Japan: national police chief resigns after the assassination of Shinzo Abe

Japan: National police chief resigns after Shinzo assassination Abe

BET À DAY

Japan's national police chief, Itaru Nakamura, announced on Thursday that he had tendered his resignation after admitting failures in the protection of former Prime Minister Shinzo Abe, who was assassinated on July 8 during a an electoral rally. 

“We have decided to reorganize our team and start anew with regard to our security missions, and that is why I have proposed my resignation,” Mr. Nakamura said at a press conference.

The announcement was made during a press conference detailing the findings of the investigation into the breaches in the protection of the former Prime Minister.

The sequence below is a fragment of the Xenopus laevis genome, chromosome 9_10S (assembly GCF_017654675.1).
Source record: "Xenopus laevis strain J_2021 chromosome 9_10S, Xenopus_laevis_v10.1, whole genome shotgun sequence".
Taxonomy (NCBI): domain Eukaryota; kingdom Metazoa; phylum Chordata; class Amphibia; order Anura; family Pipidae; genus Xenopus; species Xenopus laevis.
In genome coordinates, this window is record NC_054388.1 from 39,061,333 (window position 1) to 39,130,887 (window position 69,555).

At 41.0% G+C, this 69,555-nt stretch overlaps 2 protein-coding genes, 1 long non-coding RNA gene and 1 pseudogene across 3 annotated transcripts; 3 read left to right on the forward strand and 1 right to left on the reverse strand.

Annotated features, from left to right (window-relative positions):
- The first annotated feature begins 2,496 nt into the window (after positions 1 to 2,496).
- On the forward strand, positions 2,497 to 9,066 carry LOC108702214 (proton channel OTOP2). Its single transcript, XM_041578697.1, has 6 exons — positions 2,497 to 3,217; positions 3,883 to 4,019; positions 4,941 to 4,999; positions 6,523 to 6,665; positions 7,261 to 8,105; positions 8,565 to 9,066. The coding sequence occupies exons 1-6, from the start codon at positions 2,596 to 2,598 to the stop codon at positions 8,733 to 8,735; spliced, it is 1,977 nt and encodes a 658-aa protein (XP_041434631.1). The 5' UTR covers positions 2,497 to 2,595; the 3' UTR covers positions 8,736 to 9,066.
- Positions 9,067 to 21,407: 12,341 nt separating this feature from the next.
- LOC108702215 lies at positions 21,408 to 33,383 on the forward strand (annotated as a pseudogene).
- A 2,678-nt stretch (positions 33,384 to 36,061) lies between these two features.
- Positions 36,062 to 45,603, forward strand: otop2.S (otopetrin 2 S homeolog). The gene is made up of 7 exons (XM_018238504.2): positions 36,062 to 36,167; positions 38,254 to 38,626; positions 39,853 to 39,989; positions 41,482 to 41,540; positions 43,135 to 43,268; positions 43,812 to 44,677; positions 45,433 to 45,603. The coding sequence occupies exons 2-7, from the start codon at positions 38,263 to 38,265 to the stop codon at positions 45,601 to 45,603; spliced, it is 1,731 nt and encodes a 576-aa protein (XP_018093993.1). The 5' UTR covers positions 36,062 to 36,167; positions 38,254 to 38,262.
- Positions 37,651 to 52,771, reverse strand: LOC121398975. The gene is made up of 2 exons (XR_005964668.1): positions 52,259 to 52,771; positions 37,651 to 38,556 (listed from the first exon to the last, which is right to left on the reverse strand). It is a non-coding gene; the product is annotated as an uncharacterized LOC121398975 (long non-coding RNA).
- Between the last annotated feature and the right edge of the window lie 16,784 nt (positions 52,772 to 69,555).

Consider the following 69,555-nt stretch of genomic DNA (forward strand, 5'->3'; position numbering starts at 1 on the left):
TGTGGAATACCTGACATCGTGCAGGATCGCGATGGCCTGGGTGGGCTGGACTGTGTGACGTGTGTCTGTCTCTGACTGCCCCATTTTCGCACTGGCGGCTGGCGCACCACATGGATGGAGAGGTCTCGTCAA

“After thoroughly reviewing the incident, we have decided to start from scratch and review our security system,” Nakamura added.

< p>Shinzo Abe died of his injuries after being targeted by gunfire on July 8, during an election rally in the department in Nara (western Japan).

The suspect, arrested at the scene, blamed the former leader for his alleged links with the Unification Church, a religious group also nicknamed the “Moon sect”.< /p>

Mr. Abe, who held Japan's longest-serving premiership record, was Japan's best-known politician, but the security measures in place at his political rally were lax.

< p>The local police had recognized “undeniable” flaws in the security of the former leader.